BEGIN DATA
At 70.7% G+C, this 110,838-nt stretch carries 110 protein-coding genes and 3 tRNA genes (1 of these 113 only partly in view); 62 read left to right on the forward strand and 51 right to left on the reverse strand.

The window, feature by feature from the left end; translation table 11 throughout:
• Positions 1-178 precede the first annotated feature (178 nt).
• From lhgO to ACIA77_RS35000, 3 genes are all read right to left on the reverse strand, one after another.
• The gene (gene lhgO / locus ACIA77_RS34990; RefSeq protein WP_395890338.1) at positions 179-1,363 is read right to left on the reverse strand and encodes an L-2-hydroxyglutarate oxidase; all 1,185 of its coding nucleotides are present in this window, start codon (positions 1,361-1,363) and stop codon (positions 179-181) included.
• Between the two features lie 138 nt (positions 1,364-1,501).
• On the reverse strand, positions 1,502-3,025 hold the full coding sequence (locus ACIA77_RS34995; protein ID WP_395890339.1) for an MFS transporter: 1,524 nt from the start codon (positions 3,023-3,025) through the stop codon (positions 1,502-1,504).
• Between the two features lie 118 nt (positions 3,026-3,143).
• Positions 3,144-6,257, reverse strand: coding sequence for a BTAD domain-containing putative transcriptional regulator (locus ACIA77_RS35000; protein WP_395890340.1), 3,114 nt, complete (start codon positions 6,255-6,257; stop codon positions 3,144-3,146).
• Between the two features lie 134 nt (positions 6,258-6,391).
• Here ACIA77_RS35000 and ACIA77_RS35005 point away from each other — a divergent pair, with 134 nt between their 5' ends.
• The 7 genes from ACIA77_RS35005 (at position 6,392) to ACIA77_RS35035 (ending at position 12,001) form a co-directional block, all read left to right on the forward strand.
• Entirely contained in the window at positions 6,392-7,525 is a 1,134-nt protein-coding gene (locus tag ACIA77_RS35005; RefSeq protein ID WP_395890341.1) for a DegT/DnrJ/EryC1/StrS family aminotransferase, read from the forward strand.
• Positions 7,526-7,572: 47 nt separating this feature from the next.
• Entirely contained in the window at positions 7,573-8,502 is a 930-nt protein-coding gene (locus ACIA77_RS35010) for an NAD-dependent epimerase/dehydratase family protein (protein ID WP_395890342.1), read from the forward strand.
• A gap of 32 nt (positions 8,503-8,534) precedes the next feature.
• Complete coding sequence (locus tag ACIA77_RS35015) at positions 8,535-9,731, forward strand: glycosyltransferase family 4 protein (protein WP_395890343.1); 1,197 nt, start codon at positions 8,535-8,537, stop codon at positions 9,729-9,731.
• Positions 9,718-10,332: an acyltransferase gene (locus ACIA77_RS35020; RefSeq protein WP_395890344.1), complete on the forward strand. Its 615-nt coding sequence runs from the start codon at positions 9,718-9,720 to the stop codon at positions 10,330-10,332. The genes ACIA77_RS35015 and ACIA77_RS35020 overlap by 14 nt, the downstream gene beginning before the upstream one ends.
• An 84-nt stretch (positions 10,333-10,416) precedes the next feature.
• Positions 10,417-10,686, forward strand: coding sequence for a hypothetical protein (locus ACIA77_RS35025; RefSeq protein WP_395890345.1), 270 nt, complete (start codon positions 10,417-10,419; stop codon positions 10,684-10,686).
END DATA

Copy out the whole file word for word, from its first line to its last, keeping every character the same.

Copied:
At 70.7% G+C, this 110,838-nt stretch carries 110 protein-coding genes and 3 tRNA genes (1 of these 113 only partly in view); 62 read left to right on the forward strand and 51 right to left on the reverse strand.

The window, feature by feature from the left end; translation table 11 throughout:
• Positions 1-178 precede the first annotated feature (178 nt).
• From lhgO to ACIA77_RS35000, 3 genes are all read right to left on the reverse strand, one after another.
• The gene (gene lhgO / locus ACIA77_RS34990; RefSeq protein WP_395890338.1) at positions 179-1,363 is read right to left on the reverse strand and encodes an L-2-hydroxyglutarate oxidase; all 1,185 of its coding nucleotides are present in this window, start codon (positions 1,361-1,363) and stop codon (positions 179-181) included.
• Between the two features lie 138 nt (positions 1,364-1,501).
• On the reverse strand, positions 1,502-3,025 hold the full coding sequence (locus ACIA77_RS34995; protein ID WP_395890339.1) for an MFS transporter: 1,524 nt from the start codon (positions 3,023-3,025) through the stop codon (positions 1,502-1,504).
• Between the two features lie 118 nt (positions 3,026-3,143).
• Positions 3,144-6,257, reverse strand: coding sequence for a BTAD domain-containing putative transcriptional regulator (locus ACIA77_RS35000; protein WP_395890340.1), 3,114 nt, complete (start codon positions 6,255-6,257; stop codon positions 3,144-3,146).
• Between the two features lie 134 nt (positions 6,258-6,391).
• Here ACIA77_RS35000 and ACIA77_RS35005 point away from each other — a divergent pair, with 134 nt between their 5' ends.
• The 7 genes from ACIA77_RS35005 (at position 6,392) to ACIA77_RS35035 (ending at position 12,001) form a co-directional block, all read left to right on the forward strand.
• Entirely contained in the window at positions 6,392-7,525 is a 1,134-nt protein-coding gene (locus tag ACIA77_RS35005; RefSeq protein ID WP_395890341.1) for a DegT/DnrJ/EryC1/StrS family aminotransferase, read from the forward strand.
• Positions 7,526-7,572: 47 nt separating this feature from the next.
• Entirely contained in the window at positions 7,573-8,502 is a 930-nt protein-coding gene (locus ACIA77_RS35010) for an NAD-dependent epimerase/dehydratase family protein (protein ID WP_395890342.1), read from the forward strand.
• A gap of 32 nt (positions 8,503-8,534) precedes the next feature.
• Complete coding sequence (locus tag ACIA77_RS35015) at positions 8,535-9,731, forward strand: glycosyltransferase family 4 protein (protein WP_395890343.1); 1,197 nt, start codon at positions 8,535-8,537, stop codon at positions 9,729-9,731.
• Positions 9,718-10,332: an acyltransferase gene (locus ACIA77_RS35020; RefSeq protein WP_395890344.1), complete on the forward strand. Its 615-nt coding sequence runs from the start codon at positions 9,718-9,720 to the stop codon at positions 10,330-10,332. The genes ACIA77_RS35015 and ACIA77_RS35020 overlap by 14 nt, the downstream gene beginning before the upstream one ends.
• An 84-nt stretch (positions 10,333-10,416) precedes the next feature.
• Positions 10,417-10,686, forward strand: coding sequence for a hypothetical protein (locus ACIA77_RS35025; RefSeq protein WP_395890345.1), 270 nt, complete (start codon positions 10,417-10,419; stop codon positions 10,684-10,686).